Miracles and Memory

“This always happens to me!  Everything always goes wrong!”  I heard him say.

“You only do things like that for so-and-so!  You never do nice things for me,” she complained.

It’s an interesting thing, being a Mom.   One of the things I find most interesting is the up close study in human nature that inevitably accompanies raising a family.  It’s fascinating, really.  I’ve learned more about how the human brain works, how the human heart shrinks in self pity or expands with love, through watching my children grow than I could ever have learned in classes.

Memory is a tricky thing.

I’ve talked with my family about memory on two occasions in recent weeks.  We had a large Family Home Evening lesson with my extended family in Denver after Christmas.  In that  setting I invited my family to consider memory as a treasure.   It’s what defines us, what makes us who we are.  It takes memories to have relationships with others.  It takes memories to learn.   One of life’s greatest treasures are memories.  We passed a treasure box around the room with a small treat in it for the children.  As they took their treat, they shared a recent memory that they were going to take away with them and keep as a special treasure.

A week later we were back in Utah and I again discussed the gift of memory with my children.  This time we talked about the kinds of things we choose to remember and how they define us.  We talked about how perspective can alter the way we remember things.  We also talked about how attitude affects our memories, both when we’re forming them and when we’re drawing upon them for direction in the present.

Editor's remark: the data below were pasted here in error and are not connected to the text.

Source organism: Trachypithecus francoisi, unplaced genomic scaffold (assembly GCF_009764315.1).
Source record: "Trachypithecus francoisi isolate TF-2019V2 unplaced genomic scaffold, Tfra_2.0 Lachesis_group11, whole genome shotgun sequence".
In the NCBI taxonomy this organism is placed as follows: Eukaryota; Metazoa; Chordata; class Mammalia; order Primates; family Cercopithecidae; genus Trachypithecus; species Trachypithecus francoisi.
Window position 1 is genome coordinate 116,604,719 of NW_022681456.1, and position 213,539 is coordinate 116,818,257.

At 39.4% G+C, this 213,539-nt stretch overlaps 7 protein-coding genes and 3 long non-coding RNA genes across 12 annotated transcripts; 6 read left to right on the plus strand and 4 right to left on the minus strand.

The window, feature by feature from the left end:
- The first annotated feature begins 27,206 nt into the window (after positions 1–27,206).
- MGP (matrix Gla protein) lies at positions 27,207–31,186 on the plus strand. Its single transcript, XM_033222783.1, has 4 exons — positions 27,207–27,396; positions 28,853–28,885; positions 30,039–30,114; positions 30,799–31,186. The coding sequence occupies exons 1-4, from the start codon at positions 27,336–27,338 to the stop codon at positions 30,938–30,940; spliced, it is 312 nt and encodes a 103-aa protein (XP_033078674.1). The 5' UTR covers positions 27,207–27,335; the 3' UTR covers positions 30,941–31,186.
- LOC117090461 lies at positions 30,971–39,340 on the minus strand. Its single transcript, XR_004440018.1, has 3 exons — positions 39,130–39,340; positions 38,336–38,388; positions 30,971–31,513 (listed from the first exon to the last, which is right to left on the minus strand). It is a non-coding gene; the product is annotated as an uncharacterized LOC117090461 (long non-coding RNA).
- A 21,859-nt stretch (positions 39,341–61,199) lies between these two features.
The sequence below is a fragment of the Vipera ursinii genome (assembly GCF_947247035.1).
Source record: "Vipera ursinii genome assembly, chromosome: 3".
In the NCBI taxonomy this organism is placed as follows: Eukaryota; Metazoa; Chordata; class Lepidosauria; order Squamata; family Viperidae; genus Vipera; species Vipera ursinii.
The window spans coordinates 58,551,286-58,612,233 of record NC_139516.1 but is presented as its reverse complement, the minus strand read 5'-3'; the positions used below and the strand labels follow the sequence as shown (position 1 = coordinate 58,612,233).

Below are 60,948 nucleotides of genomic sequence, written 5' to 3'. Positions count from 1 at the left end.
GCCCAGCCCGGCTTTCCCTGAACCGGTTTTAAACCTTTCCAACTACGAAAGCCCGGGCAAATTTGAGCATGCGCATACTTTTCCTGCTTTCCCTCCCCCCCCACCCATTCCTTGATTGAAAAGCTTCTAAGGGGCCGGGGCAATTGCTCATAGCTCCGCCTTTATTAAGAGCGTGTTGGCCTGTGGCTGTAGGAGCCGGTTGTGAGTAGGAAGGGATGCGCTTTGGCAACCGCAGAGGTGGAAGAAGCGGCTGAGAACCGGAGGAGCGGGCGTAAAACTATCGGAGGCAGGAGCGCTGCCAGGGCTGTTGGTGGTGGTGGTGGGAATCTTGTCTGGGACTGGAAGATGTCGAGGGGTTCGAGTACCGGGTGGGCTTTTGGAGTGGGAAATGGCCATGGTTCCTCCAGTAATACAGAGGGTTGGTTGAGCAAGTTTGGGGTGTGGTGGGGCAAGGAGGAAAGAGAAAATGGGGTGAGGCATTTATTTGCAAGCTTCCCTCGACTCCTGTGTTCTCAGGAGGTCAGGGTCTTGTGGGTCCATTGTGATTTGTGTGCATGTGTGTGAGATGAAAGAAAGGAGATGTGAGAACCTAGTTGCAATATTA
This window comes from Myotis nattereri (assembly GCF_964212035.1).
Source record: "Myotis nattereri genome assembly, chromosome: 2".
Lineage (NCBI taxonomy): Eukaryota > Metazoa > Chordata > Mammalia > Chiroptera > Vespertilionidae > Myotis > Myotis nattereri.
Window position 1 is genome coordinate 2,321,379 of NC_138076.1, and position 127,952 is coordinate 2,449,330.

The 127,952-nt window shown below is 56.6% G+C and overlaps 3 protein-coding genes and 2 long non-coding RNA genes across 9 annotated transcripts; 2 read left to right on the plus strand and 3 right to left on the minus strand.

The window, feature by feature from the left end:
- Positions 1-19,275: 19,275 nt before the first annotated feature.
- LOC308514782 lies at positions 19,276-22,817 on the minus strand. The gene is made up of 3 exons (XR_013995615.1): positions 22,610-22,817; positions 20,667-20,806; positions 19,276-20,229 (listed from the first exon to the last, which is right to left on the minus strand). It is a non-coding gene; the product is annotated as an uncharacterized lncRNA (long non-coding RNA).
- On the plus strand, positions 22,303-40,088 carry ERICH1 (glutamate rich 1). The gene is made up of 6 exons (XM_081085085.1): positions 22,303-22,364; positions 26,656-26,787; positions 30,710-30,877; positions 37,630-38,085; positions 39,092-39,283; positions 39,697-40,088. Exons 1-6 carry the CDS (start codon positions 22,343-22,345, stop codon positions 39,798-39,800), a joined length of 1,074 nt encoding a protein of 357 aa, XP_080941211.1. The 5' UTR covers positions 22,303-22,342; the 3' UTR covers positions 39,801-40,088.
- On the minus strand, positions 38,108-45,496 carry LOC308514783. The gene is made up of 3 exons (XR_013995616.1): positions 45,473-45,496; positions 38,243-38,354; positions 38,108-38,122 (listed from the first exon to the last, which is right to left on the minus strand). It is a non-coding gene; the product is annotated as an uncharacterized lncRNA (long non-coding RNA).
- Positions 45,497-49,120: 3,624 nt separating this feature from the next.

As I’ve embarked upon my quest for better habits in 2011, I’ve also made a list of habits I want to see in my children.  Not that they don’t have them at all, but I want them to become governing habits.  The list is divided into habits that create character and habits that contribute to a better quality of life.  I’ve decided that the habit of memory, properly used, falls into both.

You see, when a hard thing happens to us, we often call upon our memories to create a context for the current challenge.  It’s so easy to be wading in the mud of daily disappointments and say to ourselves, “This kind of thing always happens to me!”  We then provide a list of evidence to ourselves that we’re somehow being singled out, or at least brushed over while others receive the “good” things we feel we’re missing.  In this case, memory is being used in a negative way, as proof that we’re somehow cursed.